Overexpression of ORC subunits and increased ORC-chromatin association in transformed mammalian cells.

Research paper by Adrian J AJ McNairn, David M DM Gilbert

Indexed on: 16 Sep '05Published on: 16 Sep '05Published in: Journal of Cellular Biochemistry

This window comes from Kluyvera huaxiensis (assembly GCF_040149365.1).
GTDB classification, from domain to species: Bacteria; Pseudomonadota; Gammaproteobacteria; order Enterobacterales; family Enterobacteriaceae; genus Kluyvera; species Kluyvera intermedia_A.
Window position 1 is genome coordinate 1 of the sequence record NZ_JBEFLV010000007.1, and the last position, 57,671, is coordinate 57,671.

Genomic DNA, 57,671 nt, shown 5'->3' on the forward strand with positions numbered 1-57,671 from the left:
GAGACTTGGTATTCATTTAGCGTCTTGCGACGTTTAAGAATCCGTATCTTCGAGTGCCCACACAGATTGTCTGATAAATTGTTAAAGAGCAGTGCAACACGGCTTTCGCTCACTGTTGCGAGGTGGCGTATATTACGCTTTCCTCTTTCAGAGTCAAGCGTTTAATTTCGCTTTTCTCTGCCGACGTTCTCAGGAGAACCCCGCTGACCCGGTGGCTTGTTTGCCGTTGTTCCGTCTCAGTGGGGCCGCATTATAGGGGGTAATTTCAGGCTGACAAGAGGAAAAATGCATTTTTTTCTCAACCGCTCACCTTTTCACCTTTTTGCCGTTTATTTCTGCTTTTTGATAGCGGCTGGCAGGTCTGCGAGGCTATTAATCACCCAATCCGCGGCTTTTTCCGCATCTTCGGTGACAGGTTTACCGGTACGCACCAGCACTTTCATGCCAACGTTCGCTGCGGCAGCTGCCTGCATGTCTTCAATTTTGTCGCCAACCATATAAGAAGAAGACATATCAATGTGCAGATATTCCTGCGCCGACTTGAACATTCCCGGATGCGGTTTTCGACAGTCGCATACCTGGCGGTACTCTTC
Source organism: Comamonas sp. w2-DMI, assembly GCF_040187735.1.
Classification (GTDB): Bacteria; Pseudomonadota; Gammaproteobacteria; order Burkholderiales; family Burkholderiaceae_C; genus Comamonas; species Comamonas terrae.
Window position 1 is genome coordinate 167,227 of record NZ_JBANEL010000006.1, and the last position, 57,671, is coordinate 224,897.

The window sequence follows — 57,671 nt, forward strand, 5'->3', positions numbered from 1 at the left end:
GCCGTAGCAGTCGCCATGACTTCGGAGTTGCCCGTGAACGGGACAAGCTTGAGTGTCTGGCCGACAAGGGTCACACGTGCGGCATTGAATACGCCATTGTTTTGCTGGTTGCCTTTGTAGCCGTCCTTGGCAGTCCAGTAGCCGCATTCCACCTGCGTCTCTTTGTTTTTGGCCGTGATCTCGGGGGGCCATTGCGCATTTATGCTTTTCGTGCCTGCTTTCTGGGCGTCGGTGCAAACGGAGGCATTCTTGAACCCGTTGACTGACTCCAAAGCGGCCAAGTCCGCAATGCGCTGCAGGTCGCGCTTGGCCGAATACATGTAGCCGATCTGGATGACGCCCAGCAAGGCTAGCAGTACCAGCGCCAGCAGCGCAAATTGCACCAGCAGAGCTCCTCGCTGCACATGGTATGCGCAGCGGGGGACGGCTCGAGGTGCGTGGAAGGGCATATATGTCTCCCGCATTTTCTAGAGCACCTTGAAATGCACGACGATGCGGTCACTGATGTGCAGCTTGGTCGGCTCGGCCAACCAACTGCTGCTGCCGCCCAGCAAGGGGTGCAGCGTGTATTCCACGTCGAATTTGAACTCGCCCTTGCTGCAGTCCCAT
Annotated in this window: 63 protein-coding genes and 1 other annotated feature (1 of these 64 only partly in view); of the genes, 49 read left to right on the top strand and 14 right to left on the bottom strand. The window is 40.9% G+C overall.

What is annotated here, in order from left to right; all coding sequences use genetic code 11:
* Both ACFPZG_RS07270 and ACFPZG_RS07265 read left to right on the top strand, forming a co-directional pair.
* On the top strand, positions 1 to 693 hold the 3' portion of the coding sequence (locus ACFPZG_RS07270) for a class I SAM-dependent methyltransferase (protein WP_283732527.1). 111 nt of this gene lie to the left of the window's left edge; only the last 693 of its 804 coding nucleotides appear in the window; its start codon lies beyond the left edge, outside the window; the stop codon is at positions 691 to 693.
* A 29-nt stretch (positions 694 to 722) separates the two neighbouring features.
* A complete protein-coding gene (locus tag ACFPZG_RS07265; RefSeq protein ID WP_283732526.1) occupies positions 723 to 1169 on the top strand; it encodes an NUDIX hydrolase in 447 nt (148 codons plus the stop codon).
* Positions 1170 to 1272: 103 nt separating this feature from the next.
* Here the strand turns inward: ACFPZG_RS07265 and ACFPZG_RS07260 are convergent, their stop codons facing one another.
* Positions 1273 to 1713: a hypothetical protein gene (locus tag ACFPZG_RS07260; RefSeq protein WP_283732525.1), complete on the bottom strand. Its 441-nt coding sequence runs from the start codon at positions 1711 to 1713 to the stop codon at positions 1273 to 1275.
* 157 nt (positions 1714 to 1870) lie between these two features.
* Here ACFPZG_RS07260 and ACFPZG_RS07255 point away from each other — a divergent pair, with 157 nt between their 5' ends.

The origin recognition complex (ORC) is a conserved heterohexamer required for the formation of pre-replication (pre-RC) complexes at origins of DNA replication. Many studies of ORC subunits have been carried out in transformed human cell lines but the properties of ORC in primary cells have not been addressed. Here, we compare the expression levels and chromatin-association of ORC subunits in HeLa cells to the primary human cell line, WI38, and a virally transformed derivative of WI38, VA13. ORC subunits 2 and 4 were highly overexpressed in both HeLa and VA13, whereas ORC1 levels were elevated in VA13 but considerably higher in HeLa cells. Cellular extraction revealed that the proportion of ORC2 and ORC4 subunits bound to chromatin was similar in all three cell lines throughout the cell-cycle. In contrast, very little ORC1 was associated with chromatin after extraction of primary WI38 cells, whereas the majority of overexpressed ORC1 in both HeLa and VA13 co-fractionated with chromatin throughout the cell-cycle. Although none of the cell lines displayed significant changes in the levels or chromatin-association of ORC during the cell-cycle, the chromatin-associated fraction of ORC1 displayed an increase in apparent molecular weight during S-phase. Similar experiments comparing immortalized CHO cells to an isogenic virally transformed derivative revealed no changes in levels of ORC subunits but an increase in the proportion of all three ORC subunits associated with chromatin. These results demonstrate a complex influence of cellular immortalization and transformation properties on the expression and regulation of ORC subunits. These results extend the potential link between cancer and deregulation of pre-RC proteins, and underscore the importance of considering the transformation status of cell lines when working with these proteins.